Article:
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I want to prove the following lemma:

Let $X$ be a n-connected space. Then there exists a CW-approximation $f:K\rightarrow X$ such that $K$ has trivial n-skeleton.

What I have done so far:

By assumption: $\pi_k(X,x_0)=\ast$ for each $k\leq n$ and all $x_0\in X$. By the CW-approximation theorem there exists $f:K\rightarrow X$ such that $\pi_k(K,k_0)\cong \pi_k(X,f(k_0))$ for each $k\in\mathbb{N}$ and each $k_0\in K$.

I think that I have to use Whitehead's Theorem to conclude the result, but i don't see how to go on. Can someone help me? Thanks a lot.

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  • $\begingroup$ Maybe one have to consider the proof of CW approximation in more detail? $\endgroup$ – HubUp55 Dec 29 '14 at 12:45
  • $\begingroup$ Hurewicz theorem is probably all you need. Start with some CW-approximation $K$ and then if there is an $n-i$-cycle, it must also be a boundary by Hurewicz, so you can contract the $n-i+1$-chain that it bounds to kill off that cycle. $\endgroup$ – Dan Rust Dec 29 '14 at 14:16
  • $\begingroup$ @DanielRust: Sorry, we don't discussed this Theorem in lecture. Is there another possibility? $\endgroup$ – HubUp55 Dec 29 '14 at 14:20
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Without loss of generality we may assume $X$ is path-connected (we can just work path component at a time then take the union).

Definition: A map $f:A \to B$ is an $k$-equivalence iff it induces bijections on $\pi_j$ for $j < k$ and surjection on $\pi_k$.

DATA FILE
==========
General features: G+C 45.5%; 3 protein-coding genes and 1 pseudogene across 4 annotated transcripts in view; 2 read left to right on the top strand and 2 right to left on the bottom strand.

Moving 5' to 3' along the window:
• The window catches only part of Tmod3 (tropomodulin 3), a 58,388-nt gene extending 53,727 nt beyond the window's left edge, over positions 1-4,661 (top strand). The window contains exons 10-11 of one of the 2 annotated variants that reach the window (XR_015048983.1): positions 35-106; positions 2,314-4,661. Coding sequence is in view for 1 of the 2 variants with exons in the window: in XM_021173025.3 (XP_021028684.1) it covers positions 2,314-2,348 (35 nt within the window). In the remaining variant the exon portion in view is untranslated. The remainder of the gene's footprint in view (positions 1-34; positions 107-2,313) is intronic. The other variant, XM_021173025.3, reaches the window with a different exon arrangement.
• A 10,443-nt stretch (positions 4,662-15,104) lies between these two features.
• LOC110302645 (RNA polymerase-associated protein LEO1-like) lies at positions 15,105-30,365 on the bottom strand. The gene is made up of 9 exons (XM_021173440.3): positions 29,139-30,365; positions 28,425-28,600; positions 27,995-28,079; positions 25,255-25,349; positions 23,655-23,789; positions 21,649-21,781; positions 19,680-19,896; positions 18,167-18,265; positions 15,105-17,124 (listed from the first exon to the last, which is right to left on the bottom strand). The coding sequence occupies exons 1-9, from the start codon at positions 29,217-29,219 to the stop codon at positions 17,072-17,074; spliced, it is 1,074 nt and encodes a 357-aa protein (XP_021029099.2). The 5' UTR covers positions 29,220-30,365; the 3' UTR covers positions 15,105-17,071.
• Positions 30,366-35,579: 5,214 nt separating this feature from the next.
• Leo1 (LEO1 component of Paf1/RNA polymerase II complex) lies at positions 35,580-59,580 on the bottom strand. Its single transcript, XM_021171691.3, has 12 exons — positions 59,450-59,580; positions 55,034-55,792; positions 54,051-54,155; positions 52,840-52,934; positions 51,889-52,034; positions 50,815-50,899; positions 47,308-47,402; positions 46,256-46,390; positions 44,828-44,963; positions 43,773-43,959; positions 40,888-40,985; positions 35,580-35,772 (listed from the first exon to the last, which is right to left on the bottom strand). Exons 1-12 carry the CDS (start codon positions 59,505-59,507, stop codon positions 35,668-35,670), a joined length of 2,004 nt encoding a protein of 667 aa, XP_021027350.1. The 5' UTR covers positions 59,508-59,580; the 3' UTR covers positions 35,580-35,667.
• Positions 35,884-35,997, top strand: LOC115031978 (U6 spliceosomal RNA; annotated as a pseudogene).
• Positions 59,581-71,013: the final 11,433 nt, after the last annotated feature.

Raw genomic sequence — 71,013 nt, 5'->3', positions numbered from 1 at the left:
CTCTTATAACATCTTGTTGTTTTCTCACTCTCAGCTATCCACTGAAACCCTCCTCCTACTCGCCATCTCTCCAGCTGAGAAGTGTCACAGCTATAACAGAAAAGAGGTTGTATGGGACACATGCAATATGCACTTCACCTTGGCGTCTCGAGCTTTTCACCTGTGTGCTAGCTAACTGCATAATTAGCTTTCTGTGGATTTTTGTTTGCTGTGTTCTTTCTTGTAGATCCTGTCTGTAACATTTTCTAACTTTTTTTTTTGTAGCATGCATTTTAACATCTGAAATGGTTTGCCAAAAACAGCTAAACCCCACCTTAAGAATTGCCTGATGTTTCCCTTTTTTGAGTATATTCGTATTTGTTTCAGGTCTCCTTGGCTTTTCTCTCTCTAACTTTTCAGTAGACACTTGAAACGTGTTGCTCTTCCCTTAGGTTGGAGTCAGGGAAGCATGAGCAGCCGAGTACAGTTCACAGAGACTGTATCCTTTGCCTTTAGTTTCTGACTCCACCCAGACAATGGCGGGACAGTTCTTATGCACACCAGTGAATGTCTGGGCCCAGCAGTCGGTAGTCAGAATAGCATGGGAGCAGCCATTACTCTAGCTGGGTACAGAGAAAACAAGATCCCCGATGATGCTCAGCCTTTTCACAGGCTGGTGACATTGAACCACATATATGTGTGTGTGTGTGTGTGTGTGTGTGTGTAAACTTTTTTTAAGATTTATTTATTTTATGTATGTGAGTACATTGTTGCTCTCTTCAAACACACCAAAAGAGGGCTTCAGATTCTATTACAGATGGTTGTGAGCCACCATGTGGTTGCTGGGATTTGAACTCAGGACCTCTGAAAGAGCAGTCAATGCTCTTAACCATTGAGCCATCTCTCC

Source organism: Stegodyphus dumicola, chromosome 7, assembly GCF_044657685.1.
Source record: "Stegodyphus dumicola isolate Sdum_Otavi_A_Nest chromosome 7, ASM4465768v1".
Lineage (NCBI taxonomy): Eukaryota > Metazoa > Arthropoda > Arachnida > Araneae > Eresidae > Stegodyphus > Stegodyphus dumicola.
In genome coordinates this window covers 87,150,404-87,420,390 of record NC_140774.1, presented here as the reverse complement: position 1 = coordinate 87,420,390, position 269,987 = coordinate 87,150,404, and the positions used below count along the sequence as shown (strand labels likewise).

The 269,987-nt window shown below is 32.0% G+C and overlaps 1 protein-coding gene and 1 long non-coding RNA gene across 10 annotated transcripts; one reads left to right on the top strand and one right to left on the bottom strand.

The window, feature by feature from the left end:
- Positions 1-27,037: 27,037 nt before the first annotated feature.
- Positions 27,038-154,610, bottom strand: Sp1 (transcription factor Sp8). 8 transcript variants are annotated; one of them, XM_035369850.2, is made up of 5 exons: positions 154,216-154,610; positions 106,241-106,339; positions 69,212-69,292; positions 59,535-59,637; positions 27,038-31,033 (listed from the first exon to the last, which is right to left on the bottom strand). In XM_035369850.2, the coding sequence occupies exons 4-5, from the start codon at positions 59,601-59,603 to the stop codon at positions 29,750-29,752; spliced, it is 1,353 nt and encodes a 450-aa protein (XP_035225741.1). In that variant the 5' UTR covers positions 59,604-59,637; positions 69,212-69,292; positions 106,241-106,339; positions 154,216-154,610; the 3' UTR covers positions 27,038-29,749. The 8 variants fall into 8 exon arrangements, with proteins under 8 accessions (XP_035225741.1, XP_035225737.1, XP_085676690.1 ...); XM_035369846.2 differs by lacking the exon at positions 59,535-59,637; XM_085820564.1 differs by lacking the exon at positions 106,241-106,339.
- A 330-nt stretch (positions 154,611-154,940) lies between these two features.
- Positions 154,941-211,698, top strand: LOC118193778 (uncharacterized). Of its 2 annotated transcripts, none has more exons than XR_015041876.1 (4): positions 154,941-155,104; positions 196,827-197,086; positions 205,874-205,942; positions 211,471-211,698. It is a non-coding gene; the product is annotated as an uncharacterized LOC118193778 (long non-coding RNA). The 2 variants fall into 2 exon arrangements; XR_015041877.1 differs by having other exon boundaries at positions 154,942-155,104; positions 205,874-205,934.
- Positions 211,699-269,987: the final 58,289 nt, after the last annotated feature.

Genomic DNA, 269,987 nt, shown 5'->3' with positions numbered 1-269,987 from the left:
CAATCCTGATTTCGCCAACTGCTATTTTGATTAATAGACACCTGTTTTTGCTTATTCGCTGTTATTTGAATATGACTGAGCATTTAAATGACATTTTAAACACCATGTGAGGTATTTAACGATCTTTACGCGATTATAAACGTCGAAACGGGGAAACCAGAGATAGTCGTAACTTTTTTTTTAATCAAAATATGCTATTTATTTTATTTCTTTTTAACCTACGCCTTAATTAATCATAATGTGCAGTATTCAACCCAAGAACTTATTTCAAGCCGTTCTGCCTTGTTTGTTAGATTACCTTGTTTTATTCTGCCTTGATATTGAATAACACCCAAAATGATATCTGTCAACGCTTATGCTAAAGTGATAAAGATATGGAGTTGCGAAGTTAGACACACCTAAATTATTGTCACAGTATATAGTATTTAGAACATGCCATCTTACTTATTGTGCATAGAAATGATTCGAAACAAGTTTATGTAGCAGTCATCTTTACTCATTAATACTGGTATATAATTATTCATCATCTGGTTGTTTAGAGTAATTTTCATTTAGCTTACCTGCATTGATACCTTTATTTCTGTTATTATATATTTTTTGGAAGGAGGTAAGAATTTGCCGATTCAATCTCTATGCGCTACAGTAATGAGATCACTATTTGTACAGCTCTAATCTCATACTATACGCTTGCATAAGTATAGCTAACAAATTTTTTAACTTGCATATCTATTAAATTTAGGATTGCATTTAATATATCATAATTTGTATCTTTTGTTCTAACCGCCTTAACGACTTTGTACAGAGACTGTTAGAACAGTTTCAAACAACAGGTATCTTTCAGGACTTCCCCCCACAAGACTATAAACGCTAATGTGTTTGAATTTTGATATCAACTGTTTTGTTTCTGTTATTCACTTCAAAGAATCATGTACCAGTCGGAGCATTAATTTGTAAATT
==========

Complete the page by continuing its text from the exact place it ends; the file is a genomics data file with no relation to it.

We build our CW-approximation $K$ inductively (induction on $m$):

For observe that the inclusion of a point $* \to X$ is $n$-connected and set the $n$-th skeleton to be $K_n := *$. Now assume that we have a CW complex $K_m$ and an m-equivalence $f_m: K_m \to X$ compatible with the previous steps. (Meaning s.t. for all $j \le m$ the skeleton inclusion $K_j \to K_m$ composed with $f_m$ is the $j$-equivalence $f_j$. with together with a $m$-equivalence $f_m :K_m \to X$).

Now consider $H:=Ker(\pi_m(K_m,*) \to \pi_m(X,*))$. Choose generators for $H$ and glue $m+1$-cells to $K_m$ along these maps. The resulting CW complex $K^{'}_{m+1}$ has $K_m$ as an $m$-skeleton and by construction the induced map $\pi_{m}(K_{m+1}^{'},*) \to \pi_{m}(X,*)$ is also injective so that $K_{m+1}^{'} \to X$ induces isomorphism on $\pi_j$ for all $j \le m$. We're almost done only we need to take care of surjectivity on $\pi_{m+1}$. For this we can just take $K_{m+1}^{'}\bigvee_{ \phi } S^{m+1}$ where $\phi$ runs over a set of generators for $\pi_{m+1}(X,*)$ (or if we want a smaller model we can take generators for $Coker(\pi_{m+1}(K_{m+1}^{'},*) \to \pi_{m+1}(X,*))$ ).

Carrying this out inductively and setting $f:K \to X$ to be the colimit of all the $f_m : K_m \to X$'s we get a tower of skeletons $K_n \subset \dots \subset K_m \subset K_{m+1} \subset \dots \subset K$. Moreover $f: K \to X$ is by construction a weak homotopy equivalence we have for the $n$-th skeleton $K_n = *$. QED.

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